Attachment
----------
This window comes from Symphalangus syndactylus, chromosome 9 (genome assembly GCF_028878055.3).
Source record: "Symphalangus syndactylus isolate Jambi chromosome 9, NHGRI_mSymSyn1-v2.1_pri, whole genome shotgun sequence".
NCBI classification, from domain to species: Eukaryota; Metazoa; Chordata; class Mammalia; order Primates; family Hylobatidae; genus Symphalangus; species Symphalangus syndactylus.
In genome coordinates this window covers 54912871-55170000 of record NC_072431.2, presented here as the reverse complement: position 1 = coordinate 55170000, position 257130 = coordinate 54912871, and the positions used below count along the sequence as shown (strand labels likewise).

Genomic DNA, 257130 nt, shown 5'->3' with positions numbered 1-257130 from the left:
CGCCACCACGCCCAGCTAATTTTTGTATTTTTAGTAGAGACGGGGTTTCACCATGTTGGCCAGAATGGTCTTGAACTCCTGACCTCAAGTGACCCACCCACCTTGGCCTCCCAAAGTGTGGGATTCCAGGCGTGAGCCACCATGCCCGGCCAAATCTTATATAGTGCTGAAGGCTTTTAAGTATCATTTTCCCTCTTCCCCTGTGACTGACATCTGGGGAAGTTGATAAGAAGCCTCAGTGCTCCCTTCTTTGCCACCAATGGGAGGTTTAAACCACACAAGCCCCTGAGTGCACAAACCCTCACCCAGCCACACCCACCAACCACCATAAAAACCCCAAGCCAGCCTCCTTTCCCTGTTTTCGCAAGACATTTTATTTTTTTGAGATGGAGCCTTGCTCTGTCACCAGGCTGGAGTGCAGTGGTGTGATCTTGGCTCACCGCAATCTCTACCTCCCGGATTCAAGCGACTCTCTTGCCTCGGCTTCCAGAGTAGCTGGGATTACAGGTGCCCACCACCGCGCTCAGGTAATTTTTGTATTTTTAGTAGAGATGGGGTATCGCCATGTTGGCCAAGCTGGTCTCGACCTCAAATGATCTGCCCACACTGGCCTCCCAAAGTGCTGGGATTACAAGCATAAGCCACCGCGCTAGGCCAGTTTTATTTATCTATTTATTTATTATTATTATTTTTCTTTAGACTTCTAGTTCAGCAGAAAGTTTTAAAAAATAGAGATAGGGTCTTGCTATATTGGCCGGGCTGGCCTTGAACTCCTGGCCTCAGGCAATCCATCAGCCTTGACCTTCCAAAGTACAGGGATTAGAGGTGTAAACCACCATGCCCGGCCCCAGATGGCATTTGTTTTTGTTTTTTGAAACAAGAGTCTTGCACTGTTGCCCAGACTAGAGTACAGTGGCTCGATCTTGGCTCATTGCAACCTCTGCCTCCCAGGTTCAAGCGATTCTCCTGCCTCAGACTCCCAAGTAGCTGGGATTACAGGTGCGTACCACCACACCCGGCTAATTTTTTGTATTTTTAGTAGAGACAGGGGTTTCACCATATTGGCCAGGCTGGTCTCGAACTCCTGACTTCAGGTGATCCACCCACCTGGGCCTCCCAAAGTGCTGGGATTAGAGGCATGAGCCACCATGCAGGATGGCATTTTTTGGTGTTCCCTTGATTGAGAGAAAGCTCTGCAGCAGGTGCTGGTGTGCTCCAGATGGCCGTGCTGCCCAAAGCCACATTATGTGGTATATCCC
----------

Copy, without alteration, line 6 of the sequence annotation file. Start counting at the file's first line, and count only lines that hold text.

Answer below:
CGCCACCACGCCCAGCTAATTTTTGTATTTTTAGTAGAGACGGGGTTTCACCATGTTGGCCAGAATGGTCTTGAACTCCTGACCTCAAGTGACCCACCCACCTTGGCCTCCCAAAGTGTGGGATTCCAGGCGTGAGCCACCATGCCCGGCCAAATCTTATATAGTGCTGAAGGCTTTTAAGTATCATTTTCCCTCTTCCCCTGTGACTGACATCTGGGGAAGTTGATAAGAAGCCTCAGTGCTCCCTTCTTTGCCACCAATGGGAGGTTTAAACCACACAAGCCCCTGAGTGCACAAACCCTCACCCAGCCACACCCACCAACCACCATAAAAACCCCAAGCCAGCCTCCTTTCCCTGTTTTCGCAAGACATTTTATTTTTTTGAGATGGAGCCTTGCTCTGTCACCAGGCTGGAGTGCAGTGGTGTGATCTTGGCTCACCGCAATCTCTACCTCCCGGATTCAAGCGACTCTCTTGCCTCGGCTTCCAGAGTAGCTGGGATTACAGGTGCCCACCACCGCGCTCAGGTAATTTTTGTATTTTTAGTAGAGATGGGGTATCGCCATGTTGGCCAAGCTGGTCTCGACCTCAAATGATCTGCCCACACTGGCCTCCCAAAGTGCTGGGATTACAAGCATAAGCCACCGCGCTAGGCCAGTTTTATTTATCTATTTATTTATTATTATTATTTTTCTTTAGACTTCTAGTTCAGCAGAAAGTTTTAAAAAATAGAGATAGGGTCTTGCTATATTGGCCGGGCTGGCCTTGAACTCCTGGCCTCAGGCAATCCATCAGCCTTGACCTTCCAAAGTACAGGGATTAGAGGTGTAAACCACCATGCCCGGCCCCAGATGGCATTTGTTTTTGTTTTTTGAAACAAGAGTCTTGCACTGTTGCCCAGACTAGAGTACAGTGGCTCGATCTTGGCTCATTGCAACCTCTGCCTCCCAGGTTCAAGCGATTCTCCTGCCTCAGACTCCCAAGTAGCTGGGATTACAGGTGCGTACCACCACACCCGGCTAATTTTTTGTATTTTTAGTAGAGACAGGGGTTTCACCATATTGGCCAGGCTGGTCTCGAACTCCTGACTTCAGGTGATCCACCCACCTGGGCCTCCCAAAGTGCTGGGATTAGAGGCATGAGCCACCATGCAGGATGGCATTTTTTGGTGTTCCCTTGATTGAGAGAAAGCTCTGCAGCAGGTGCTGGTGTGCTCCAGATGGCCGTGCTGCCCAAAGCCACATTATGTGGTATATCCC